FOR IMMEDIATE RELEASE
January 30, 2013
Pennsylvania Fracking Victims Come to Albany to Detail Serious Health Issues
As Residents from Across Pennsylvania Tell Legislators Their Stories, New Yorkers Against Fracking Releases New Television Ad Highlighting Dead Cows and Poisoned Water
(Albany, NY) – As the State rapidly approaches the deadline to decide whether to allow fracking to go forward in New York, residents from across Pennsylvania cameforward to tell legislators their stories. New Yorkers Against Fracking also released an ad <insert link>which will initially run in the Albany and New York City markets highlighting stories of dead cows and poisoned water.
“These stories from Pennsylvania are very alarming,” said Dr. Sheila Bushkin, MD, MPH of the Institute for Health and the Environment at University at Albany. “The perspective of the gas industry fails to show adequate concern for the long-term health and quality of life of people. When you listen to the personal experiences of actual residents of Pennsylvania and other states where fracking has gone forward, you will hear stories of dead cows, pets, sick children, poisoned water and other serious health and environmental problems. These stories confirm our need for much greater research and evidence-based scientific facts.”
Since fracking began in states outside of New York, there have been numerous reports of water contamination. Studies link fracking-related activities to contaminated groundwater; air pollution; illness, death, and reproductive problems in cows, horses and wildlife; and human health problems.
“My story is not unusual,” said Terry Greenwood, a farmer from Southwestern Pennsylvania. “After my cows drank from a pond that was contaminated by frackwater, 10 of the 19 calves were born stillborn.”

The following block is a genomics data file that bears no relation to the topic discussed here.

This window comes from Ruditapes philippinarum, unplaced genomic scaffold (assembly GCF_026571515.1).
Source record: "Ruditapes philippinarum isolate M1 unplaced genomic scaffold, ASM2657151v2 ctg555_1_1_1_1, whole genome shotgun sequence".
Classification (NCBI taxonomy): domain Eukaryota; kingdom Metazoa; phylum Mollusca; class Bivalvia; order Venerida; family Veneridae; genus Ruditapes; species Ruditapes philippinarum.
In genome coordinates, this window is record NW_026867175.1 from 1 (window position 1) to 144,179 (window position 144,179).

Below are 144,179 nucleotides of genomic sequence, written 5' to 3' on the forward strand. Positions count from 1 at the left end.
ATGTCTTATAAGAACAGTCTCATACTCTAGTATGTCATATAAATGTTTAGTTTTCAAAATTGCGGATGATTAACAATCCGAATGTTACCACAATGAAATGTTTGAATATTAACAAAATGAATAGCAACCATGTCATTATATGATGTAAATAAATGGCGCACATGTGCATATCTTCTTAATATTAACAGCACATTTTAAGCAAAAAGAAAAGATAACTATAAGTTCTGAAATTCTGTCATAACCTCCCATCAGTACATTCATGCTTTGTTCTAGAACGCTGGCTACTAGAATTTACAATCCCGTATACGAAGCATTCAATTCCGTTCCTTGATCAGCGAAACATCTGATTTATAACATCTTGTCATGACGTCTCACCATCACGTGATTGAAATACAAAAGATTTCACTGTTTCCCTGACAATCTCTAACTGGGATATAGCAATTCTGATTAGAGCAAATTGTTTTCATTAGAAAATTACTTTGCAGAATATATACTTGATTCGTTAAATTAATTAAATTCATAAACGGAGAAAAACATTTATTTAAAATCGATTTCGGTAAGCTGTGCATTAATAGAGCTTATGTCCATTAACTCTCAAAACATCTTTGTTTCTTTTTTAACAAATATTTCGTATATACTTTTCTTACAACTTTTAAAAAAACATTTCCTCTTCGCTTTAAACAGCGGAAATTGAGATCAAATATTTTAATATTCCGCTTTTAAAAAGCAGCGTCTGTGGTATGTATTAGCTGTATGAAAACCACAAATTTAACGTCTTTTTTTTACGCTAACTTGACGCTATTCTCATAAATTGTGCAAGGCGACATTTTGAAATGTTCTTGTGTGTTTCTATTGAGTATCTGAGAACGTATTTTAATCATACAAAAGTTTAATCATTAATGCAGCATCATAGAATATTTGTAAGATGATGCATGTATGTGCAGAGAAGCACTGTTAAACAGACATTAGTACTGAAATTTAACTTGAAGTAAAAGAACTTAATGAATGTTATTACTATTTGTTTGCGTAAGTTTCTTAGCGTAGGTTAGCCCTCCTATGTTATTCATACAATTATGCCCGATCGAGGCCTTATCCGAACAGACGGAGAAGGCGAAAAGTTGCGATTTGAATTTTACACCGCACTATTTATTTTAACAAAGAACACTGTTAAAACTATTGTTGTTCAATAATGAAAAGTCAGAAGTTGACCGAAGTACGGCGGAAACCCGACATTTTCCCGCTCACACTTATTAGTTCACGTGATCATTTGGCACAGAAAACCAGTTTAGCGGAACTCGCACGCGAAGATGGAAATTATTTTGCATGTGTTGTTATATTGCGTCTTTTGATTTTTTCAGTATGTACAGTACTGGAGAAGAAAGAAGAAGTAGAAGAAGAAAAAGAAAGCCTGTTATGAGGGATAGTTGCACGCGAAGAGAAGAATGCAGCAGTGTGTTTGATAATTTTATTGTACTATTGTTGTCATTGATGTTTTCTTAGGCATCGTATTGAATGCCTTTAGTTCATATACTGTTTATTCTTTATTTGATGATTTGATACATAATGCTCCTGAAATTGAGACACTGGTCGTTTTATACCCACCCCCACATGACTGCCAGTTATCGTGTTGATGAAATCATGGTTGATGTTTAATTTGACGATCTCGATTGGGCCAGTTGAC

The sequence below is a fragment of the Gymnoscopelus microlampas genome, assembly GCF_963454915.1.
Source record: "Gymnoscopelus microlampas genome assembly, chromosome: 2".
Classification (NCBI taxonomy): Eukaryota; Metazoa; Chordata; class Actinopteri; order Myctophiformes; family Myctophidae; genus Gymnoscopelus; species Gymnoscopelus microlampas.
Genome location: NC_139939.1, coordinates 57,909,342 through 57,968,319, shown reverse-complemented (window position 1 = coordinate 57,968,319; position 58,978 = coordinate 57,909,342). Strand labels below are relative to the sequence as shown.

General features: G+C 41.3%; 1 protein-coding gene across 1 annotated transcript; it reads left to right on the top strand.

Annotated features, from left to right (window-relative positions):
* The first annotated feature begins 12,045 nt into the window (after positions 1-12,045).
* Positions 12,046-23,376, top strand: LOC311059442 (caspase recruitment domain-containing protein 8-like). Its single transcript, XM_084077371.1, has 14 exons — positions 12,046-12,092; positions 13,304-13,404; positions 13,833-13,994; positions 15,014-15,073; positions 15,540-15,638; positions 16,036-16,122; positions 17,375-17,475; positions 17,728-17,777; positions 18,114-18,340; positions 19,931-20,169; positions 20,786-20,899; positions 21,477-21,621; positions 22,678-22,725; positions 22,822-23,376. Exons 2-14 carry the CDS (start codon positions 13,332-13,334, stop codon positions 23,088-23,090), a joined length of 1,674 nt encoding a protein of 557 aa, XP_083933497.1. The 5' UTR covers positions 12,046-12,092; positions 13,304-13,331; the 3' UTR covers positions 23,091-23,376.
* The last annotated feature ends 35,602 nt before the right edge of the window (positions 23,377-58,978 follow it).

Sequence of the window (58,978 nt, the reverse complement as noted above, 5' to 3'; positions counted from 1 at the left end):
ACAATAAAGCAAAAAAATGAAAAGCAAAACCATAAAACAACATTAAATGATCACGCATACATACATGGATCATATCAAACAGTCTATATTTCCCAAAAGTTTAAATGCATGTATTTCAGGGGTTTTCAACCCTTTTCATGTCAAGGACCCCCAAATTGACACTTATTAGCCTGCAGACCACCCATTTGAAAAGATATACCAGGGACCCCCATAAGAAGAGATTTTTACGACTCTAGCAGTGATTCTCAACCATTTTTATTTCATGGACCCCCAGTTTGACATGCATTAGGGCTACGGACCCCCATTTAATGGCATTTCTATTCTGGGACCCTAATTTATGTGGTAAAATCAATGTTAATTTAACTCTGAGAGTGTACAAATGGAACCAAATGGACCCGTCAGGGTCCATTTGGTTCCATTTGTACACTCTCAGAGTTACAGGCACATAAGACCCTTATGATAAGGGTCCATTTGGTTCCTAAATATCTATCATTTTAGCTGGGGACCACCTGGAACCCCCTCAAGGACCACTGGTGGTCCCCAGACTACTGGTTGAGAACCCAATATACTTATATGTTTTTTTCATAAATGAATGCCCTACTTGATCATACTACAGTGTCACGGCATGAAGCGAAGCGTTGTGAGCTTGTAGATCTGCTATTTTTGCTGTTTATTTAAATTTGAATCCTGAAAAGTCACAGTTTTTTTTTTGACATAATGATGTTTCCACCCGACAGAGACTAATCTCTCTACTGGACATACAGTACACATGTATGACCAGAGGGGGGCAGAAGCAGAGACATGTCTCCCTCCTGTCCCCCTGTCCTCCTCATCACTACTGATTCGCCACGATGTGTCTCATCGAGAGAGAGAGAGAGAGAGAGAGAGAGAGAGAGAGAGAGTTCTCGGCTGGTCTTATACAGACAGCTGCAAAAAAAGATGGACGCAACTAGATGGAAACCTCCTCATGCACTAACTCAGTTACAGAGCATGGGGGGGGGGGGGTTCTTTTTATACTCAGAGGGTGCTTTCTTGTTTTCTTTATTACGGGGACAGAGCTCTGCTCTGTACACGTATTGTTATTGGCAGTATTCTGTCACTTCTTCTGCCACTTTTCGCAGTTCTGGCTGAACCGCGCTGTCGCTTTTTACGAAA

“The industry says there are no problems,” said Tammy Manning. “Well when the industry came to Northeastern PA, our water turned black and started bubbling. It got so bad that the state required the companies to provide us with deliveries of clean water. But that’s not a long-term solution.”
“With tens of thousands of wells, transportation and processing devices spread across the landscape of the typical gas fields or plays, hundreds ofaccidents will happen over a year,” said David Brown, a public health toxicologist from Southwest Pennsylvania in a statement. “No one can assure people who live, work, or attend school near drilling and fracking operations that they are safe.”
“The Cuomo administration repeatedly asserts that human health problems from fracking will not occur because its proposed regulations will eliminate all pathways of exposure, even though it has not identified these exposures through direct investigation and cannot explain how regulations would prevent exposures from inevitable accidents and well failures,” said Sandra Steingraber, Ph.D. “Rather than undertake a comprehensive health impact assessment of fracking, the Cuomo administration instead hired outside experts to review its own internal health evaluation but released revised regulations before completion of the health review and has refused to release any substantial information on the review, placing gag orders on the outside experts.”
The ad can be viewed at: http://www.youtube.com/watch?
The script of the ad:
Governor Cuomo is considering opening New York State to fracking. The gas industry says it’s safe. Here’s what our neighbors in Pennsylvania say who have been living with fracking since 2004.
We were doing just fine until this drilling started and then all of a sudden we were getting contaminants in our water and we find it’s not safe to drink.
If it was safe then people wouldn’t get sick and animals wouldn’t die from drinking the water.
We just got our air reports back and and found that there were seven chemicals that are over the legal limit.
I’ve had inflammation of the cornea and chemical burns to my eyes.
My children have had nosebleeds and blisters in their mouths.
The gas is gonna be gone and we’re still gonna have dirty water and dirty air.
There’s no money or anything worth trading your drinking water for.
When we first moved here, it was, it was heaven on Earth. Now it’s hell on Earth.
You have clean air and water, preserve that, preserve that with your life.
Tell Governor Cuomo, learn from Pennsylvania, ban fracking, call eight five five, six seven five, ninety three hundred. (1-855-675-9300)